Saturday, May 17, 2014

#138 / Distractify

This picture is of the Church of the Saviour on Spilled Blood, in St. Petersburg, Russia. The picture is one of "40 Incredible Secret Places Most Travelers Don't Know About." I found the picture on the Distractify website. Distractify publishes collections of photos that are designed to amuse or "distract." 

I was interested in the "40 Incredible Secret Places" series, wondering how many, if any, of these secret places I had seen. The answer? One, as pictured above. 

I was also interested in learning how many of the photos selected for this series were photos that depicted scenes from the Natural World, and how many featured scenes of human construction.

Of the forty photos included in the series, thirty-two depicted something that human beings have constructed, though the works of human construction that are featured in the series have often been carried out in a spectacular natural setting. Six photos picture natural scenes, where nature alone has been considered to be worth identifying as "incredible." Two photos showed human construction, but with a major focus actually being on the natural setting, not what the humans had done.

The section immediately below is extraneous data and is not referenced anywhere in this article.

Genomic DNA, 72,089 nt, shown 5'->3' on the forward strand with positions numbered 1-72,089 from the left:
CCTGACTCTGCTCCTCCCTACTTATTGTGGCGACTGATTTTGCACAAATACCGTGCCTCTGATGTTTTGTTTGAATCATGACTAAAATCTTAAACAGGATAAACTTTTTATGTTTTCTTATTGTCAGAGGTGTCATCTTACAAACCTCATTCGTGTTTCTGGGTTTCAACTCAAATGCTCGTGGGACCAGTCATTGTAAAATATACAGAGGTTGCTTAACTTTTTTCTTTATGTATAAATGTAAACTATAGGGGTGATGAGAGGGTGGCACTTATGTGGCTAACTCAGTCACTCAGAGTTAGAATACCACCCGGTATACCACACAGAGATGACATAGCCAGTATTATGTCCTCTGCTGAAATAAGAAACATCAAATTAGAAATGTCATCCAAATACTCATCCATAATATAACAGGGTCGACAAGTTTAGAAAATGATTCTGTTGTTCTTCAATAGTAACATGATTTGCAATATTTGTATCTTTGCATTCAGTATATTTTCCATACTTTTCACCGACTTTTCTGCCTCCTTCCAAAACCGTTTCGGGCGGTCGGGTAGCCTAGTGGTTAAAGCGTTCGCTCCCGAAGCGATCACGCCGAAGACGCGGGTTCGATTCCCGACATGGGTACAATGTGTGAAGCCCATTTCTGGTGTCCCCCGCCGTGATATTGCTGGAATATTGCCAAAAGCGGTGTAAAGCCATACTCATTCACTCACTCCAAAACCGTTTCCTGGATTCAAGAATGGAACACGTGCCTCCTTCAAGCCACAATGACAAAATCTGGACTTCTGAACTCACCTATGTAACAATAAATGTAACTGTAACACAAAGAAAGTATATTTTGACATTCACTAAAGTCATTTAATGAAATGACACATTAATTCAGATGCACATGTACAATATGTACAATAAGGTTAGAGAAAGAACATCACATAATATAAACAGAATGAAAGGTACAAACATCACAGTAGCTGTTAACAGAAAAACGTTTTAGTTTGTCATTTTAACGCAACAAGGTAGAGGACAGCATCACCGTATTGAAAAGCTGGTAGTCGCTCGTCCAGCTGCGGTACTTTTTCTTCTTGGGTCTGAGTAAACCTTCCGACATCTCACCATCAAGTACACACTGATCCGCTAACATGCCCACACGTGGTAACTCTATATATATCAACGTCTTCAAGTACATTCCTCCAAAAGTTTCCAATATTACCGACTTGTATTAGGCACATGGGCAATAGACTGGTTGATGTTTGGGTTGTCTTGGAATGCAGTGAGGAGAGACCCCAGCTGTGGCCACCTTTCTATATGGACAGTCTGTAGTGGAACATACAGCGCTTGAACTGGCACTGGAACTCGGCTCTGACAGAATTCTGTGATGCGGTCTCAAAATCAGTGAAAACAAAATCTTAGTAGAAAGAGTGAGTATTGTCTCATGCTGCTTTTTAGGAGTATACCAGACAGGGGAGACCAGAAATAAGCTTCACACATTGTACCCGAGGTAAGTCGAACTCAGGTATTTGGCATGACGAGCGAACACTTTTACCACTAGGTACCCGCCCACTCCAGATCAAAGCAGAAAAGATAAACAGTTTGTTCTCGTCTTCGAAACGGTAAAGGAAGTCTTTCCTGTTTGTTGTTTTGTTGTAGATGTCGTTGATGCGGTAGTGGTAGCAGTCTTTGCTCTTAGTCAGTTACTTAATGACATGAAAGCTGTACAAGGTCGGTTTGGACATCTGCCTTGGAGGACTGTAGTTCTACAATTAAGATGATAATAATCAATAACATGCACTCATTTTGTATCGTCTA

If this collection is counted as representative of what human beings believe is "incredible," we seem to be most amazed and awed by what we have done ourselves (albeit within the spectacular natural world into which we have been so privileged to have been born). We tend to think, in other words, that we can "improve on nature." 

Maybe we can, but that's a high-risk proposition, at least that's what I think. 

I was somewhat comforted by this remark by Mella Noha, who apparently put together the series. She said the "last one blew me away."

Here it is. Monument Valley, Utah. Nature and nothing but: 

Image Credits:

1 comment:

  1. "Distractify" is an apt descriptor.

    What about all the incredible places just outside one's doorstep? No hyperreal, manipulated imagery, no far-off exotic locations, no supercaflobgobscious human constructions.

    Life, in all its wonder, lives close at hand.


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